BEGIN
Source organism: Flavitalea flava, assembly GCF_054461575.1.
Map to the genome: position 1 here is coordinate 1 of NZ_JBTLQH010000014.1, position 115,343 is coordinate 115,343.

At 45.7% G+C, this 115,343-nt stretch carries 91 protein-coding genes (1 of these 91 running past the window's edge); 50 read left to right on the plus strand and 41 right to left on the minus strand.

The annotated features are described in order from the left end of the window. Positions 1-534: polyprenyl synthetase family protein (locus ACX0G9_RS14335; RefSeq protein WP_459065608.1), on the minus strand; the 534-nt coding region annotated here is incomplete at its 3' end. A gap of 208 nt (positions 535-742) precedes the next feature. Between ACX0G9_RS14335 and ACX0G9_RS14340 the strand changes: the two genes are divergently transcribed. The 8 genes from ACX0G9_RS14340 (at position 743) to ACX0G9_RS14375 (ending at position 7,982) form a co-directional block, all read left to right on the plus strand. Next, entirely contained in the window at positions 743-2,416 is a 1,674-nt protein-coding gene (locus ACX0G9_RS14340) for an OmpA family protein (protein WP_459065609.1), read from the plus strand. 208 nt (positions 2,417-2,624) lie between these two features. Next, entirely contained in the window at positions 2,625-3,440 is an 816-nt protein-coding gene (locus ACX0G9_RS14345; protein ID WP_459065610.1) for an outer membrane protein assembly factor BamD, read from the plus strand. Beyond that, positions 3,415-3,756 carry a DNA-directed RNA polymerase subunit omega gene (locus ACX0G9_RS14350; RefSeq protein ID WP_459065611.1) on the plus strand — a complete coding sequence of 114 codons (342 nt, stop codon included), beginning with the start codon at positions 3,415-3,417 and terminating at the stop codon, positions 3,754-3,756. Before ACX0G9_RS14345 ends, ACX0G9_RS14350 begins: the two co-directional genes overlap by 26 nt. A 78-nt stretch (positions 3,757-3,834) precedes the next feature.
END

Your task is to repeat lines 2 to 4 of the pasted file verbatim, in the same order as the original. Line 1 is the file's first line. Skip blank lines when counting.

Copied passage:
Map to the genome: position 1 here is coordinate 1 of NZ_JBTLQH010000014.1, position 115,343 is coordinate 115,343.

At 45.7% G+C, this 115,343-nt stretch carries 91 protein-coding genes (1 of these 91 running past the window's edge); 50 read left to right on the plus strand and 41 right to left on the minus strand.

The annotated features are described in order from the left end of the window. Positions 1-534: polyprenyl synthetase family protein (locus ACX0G9_RS14335; RefSeq protein WP_459065608.1), on the minus strand; the 534-nt coding region annotated here is incomplete at its 3' end. A gap of 208 nt (positions 535-742) precedes the next feature. Between ACX0G9_RS14335 and ACX0G9_RS14340 the strand changes: the two genes are divergently transcribed. The 8 genes from ACX0G9_RS14340 (at position 743) to ACX0G9_RS14375 (ending at position 7,982) form a co-directional block, all read left to right on the plus strand. Next, entirely contained in the window at positions 743-2,416 is a 1,674-nt protein-coding gene (locus ACX0G9_RS14340) for an OmpA family protein (protein WP_459065609.1), read from the plus strand. 208 nt (positions 2,417-2,624) lie between these two features. Next, entirely contained in the window at positions 2,625-3,440 is an 816-nt protein-coding gene (locus ACX0G9_RS14345; protein ID WP_459065610.1) for an outer membrane protein assembly factor BamD, read from the plus strand. Beyond that, positions 3,415-3,756 carry a DNA-directed RNA polymerase subunit omega gene (locus ACX0G9_RS14350; RefSeq protein ID WP_459065611.1) on the plus strand — a complete coding sequence of 114 codons (342 nt, stop codon included), beginning with the start codon at positions 3,415-3,417 and terminating at the stop codon, positions 3,754-3,756. Before ACX0G9_RS14345 ends, ACX0G9_RS14350 begins: the two co-directional genes overlap by 26 nt. A 78-nt stretch (positions 3,757-3,834) precedes the next feature.